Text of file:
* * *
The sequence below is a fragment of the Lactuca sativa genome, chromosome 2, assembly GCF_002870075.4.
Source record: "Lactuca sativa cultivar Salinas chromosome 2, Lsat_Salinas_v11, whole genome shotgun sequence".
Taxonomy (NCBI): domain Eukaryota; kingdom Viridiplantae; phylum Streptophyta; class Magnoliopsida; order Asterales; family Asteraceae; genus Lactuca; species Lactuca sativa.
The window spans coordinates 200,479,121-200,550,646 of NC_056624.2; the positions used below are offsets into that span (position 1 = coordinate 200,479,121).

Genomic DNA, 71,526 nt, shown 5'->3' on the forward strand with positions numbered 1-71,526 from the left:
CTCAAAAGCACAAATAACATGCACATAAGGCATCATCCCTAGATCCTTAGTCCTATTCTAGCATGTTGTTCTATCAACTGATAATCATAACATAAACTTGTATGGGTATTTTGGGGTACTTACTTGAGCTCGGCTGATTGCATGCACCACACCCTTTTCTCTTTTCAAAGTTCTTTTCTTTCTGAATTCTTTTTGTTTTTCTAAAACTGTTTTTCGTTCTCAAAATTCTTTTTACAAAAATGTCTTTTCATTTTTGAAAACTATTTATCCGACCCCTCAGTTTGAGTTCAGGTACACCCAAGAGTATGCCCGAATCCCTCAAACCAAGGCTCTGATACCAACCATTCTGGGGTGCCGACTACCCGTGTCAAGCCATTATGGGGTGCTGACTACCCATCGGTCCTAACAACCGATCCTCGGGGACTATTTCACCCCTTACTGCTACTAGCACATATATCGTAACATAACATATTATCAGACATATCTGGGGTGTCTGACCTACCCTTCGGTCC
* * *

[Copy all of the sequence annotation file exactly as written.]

The sequence below is a fragment of the Lactuca sativa genome, chromosome 2, assembly GCF_002870075.4.
Source record: "Lactuca sativa cultivar Salinas chromosome 2, Lsat_Salinas_v11, whole genome shotgun sequence".
Taxonomy (NCBI): domain Eukaryota; kingdom Viridiplantae; phylum Streptophyta; class Magnoliopsida; order Asterales; family Asteraceae; genus Lactuca; species Lactuca sativa.
The window spans coordinates 200,479,121-200,550,646 of NC_056624.2; the positions used below are offsets into that span (position 1 = coordinate 200,479,121).

Genomic DNA, 71,526 nt, shown 5'->3' on the forward strand with positions numbered 1-71,526 from the left:
CTCAAAAGCACAAATAACATGCACATAAGGCATCATCCCTAGATCCTTAGTCCTATTCTAGCATGTTGTTCTATCAACTGATAATCATAACATAAACTTGTATGGGTATTTTGGGGTACTTACTTGAGCTCGGCTGATTGCATGCACCACACCCTTTTCTCTTTTCAAAGTTCTTTTCTTTCTGAATTCTTTTTGTTTTTCTAAAACTGTTTTTCGTTCTCAAAATTCTTTTTACAAAAATGTCTTTTCATTTTTGAAAACTATTTATCCGACCCCTCAGTTTGAGTTCAGGTACACCCAAGAGTATGCCCGAATCCCTCAAACCAAGGCTCTGATACCAACCATTCTGGGGTGCCGACTACCCGTGTCAAGCCATTATGGGGTGCTGACTACCCATCGGTCCTAACAACCGATCCTCGGGGACTATTTCACCCCTTACTGCTACTAGCACATATATCGTAACATAACATATTATCAGACATATCTGGGGTGTCTGACCTACCCTTCGGTCC